George Eustice has said Defra has no choice but to scrap the AHDB Horticulture levy following the recent ballot on its future but suggested an alternative model where growers subscribe for particular services.
Speaking at an online edition of the NFU Conference, the Defra secretary called the outcome of the ballot a “very straight result” despite acknowledging that some of the larger horticulture producers voted to maintain the current turnover levy.
“We will respect the outcome obviously of the ballot,” he said, but suggested the AHDB might instead switch to a voluntary levy or a subscription for particular services. This could include the work it does identifying and applying for emergency authorisations for plant protection products.
“There are things that the AHDB does that are widely valued by the horticulture sector, particularly their work on authorisations,” he said.
“We’re exploring a range of different options so we can keep those elements… but also obviously respect the result and remove the current turnover levy.”
Eustice added that Defra was also looking at whether there might be a “convening role” for the AHDB in martialling some of the new funds the government plans to launch under various R&D syndicates. These will be targeted at individual businesses and sectors.
Following Nicholas Saphir’s five-year Change Programme and Strategy, published in December, the Secretary of State said he would be working with AHDB to agree a timetable of ballots for the remaining agricultural sectors it covers: beef and lamb, dairy, cereals and oilseeds and pork. A ballot has already been triggered for potatoes and began on 17 February, running until 17 March.
“Having got that plan to reform and change the AHDB, we need to put that to all members in all sectors and we’ll be doing that in due course,” Eustice announced.
At a special meeting of the NFU horticulture and potatoes board it was agreed it is important ministers respect the result of the horticulture levy ballot, with an NFU spokesperson saying "levy payers’ views should be given full and careful consideration by ministers as they reach a decision on the future of the statutory levy".
"The NFU stands ready to assist in discussions with levy payers and Defra," the spokesperson added.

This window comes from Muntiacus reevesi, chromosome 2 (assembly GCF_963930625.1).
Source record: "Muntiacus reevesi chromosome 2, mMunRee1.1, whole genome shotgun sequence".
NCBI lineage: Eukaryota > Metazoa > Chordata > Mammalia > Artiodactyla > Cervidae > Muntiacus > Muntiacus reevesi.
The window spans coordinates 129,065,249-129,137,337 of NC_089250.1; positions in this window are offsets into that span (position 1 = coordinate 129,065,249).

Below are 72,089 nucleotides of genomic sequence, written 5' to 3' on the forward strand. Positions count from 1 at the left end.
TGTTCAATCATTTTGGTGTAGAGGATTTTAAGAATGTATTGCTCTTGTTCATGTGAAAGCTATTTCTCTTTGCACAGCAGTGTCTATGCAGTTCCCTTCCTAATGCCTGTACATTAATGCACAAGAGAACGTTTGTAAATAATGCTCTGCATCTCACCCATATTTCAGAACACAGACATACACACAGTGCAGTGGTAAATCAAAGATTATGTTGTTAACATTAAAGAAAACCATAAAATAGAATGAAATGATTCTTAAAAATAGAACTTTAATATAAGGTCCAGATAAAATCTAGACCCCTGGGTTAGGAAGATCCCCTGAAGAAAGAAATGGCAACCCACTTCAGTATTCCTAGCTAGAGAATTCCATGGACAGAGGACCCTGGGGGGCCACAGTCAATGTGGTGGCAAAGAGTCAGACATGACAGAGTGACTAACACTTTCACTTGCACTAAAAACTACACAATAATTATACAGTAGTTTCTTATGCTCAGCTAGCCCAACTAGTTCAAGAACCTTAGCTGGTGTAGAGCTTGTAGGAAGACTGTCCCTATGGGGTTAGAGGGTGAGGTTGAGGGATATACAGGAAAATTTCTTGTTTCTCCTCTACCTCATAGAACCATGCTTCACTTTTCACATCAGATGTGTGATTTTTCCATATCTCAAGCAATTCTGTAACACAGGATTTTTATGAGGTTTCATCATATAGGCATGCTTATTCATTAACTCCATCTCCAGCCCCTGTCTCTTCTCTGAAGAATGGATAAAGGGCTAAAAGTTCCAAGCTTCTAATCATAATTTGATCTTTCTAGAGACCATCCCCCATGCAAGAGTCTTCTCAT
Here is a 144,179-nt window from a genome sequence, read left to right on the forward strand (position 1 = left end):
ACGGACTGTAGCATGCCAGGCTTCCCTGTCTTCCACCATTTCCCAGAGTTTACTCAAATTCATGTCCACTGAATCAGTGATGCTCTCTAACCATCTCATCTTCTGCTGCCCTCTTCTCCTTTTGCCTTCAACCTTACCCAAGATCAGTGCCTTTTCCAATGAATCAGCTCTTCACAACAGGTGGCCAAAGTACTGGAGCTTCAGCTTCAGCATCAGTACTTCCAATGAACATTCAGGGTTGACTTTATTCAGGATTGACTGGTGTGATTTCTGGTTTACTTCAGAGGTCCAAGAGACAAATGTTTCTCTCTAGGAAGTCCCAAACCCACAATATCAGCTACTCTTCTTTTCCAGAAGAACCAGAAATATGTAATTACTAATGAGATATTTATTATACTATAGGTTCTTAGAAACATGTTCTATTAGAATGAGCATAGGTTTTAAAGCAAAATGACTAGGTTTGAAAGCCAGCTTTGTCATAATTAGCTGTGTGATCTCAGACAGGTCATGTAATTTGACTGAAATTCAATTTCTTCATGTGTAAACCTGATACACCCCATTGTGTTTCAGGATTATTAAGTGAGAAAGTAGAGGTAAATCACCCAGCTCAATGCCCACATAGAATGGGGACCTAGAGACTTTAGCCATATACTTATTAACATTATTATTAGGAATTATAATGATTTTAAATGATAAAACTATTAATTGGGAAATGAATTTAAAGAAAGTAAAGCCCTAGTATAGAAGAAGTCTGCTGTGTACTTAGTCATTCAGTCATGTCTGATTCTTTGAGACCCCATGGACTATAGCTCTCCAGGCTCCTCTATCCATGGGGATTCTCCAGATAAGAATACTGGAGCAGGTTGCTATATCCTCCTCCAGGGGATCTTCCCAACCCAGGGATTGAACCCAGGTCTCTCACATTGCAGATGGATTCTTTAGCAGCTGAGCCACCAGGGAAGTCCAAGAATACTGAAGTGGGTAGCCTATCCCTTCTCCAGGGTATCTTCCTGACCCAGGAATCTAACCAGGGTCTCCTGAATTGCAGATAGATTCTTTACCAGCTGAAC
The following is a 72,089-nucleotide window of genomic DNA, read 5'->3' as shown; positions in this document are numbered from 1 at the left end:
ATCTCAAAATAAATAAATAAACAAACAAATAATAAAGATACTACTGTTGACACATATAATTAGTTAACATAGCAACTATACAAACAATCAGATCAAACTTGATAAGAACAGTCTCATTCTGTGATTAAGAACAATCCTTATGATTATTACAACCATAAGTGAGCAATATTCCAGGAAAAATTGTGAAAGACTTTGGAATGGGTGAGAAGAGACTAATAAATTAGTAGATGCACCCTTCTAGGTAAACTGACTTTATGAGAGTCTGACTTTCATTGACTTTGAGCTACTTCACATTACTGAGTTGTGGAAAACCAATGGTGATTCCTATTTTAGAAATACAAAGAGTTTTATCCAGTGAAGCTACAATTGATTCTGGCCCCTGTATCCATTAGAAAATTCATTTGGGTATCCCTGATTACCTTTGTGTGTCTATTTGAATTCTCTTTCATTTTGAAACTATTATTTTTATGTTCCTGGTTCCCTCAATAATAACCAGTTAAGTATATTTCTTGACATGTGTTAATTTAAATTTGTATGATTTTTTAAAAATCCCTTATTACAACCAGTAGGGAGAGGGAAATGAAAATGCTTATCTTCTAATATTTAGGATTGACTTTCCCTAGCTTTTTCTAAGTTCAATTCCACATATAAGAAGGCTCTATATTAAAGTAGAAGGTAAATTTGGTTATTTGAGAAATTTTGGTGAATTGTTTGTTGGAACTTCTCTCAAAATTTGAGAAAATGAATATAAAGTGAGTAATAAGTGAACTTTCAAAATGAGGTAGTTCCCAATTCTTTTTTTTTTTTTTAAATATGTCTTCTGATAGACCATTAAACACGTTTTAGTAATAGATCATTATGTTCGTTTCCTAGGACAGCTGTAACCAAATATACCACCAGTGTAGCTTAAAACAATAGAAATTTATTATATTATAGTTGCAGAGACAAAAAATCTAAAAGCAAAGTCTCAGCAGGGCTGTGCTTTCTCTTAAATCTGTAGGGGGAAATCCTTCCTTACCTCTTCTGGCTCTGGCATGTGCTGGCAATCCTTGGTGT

With UK seed potato exporters currently unable to access the EU market, the minister was asked when he expects a full equivalency agreement to be established allowing two-way trade to recommence.
Eustice reported “some progress”, saying the EU now recognises that the health status of seed potaoes in the UK is “probably the highest in the world, let along Europe”.
With government engagement ongoing, he said he was confident that if the matter went before the European Commission’s PAFF committee on food safety, there would be “no case whatsoever” not to grant access.
When it comes to the crucial topic of seasonal labour, Eustice said the labour providers for this year’s 30,000-strong SAWS pilot would be announced shortly. He also reiterated his desire to broaden the scheme to cover all secors of horticulture – including flowers and ornamentals – once the pilot is eventually ended and replaced by a “fully fledged system”.
Future agricultural policy
On the broad question of post-Brexit agricultural policy, Eustice discussed the three central pillars of the government’s ‘Path to Sustainable Farming’, published in November last year. These are the Sustainable Farming Incentive, Local Nature Recovery, and Landscape Recovery.
As part of the Sustainable Farming Incentive, which supports environmental approaches to farm husbandry such as IPM, the Defra secretary said the government would be opening a new round of grants “to support investment to help farmers reduce costs and improve profitability”.
“We want farmers to manage their whole business in a way that achieves profitable food production and the recovery of nature,” he said, “combining the best modern technology available today with the rediscovery of the traditional art of good farm husbandry.”
Pressed on a lack of detail on payment rates for the government’s new Environmental Land Management (ELM) scheme, he said these would be published in a few weeks’ time in a document on the Sustainable Farming Incentive.
For the initial ELM pilot rates will “probably be based largely” on existing Countryside Stewardship payment rates, but they will change in the government’s full scheme, with more generous rewards for farmers’ interventions with multiple environmental benefits.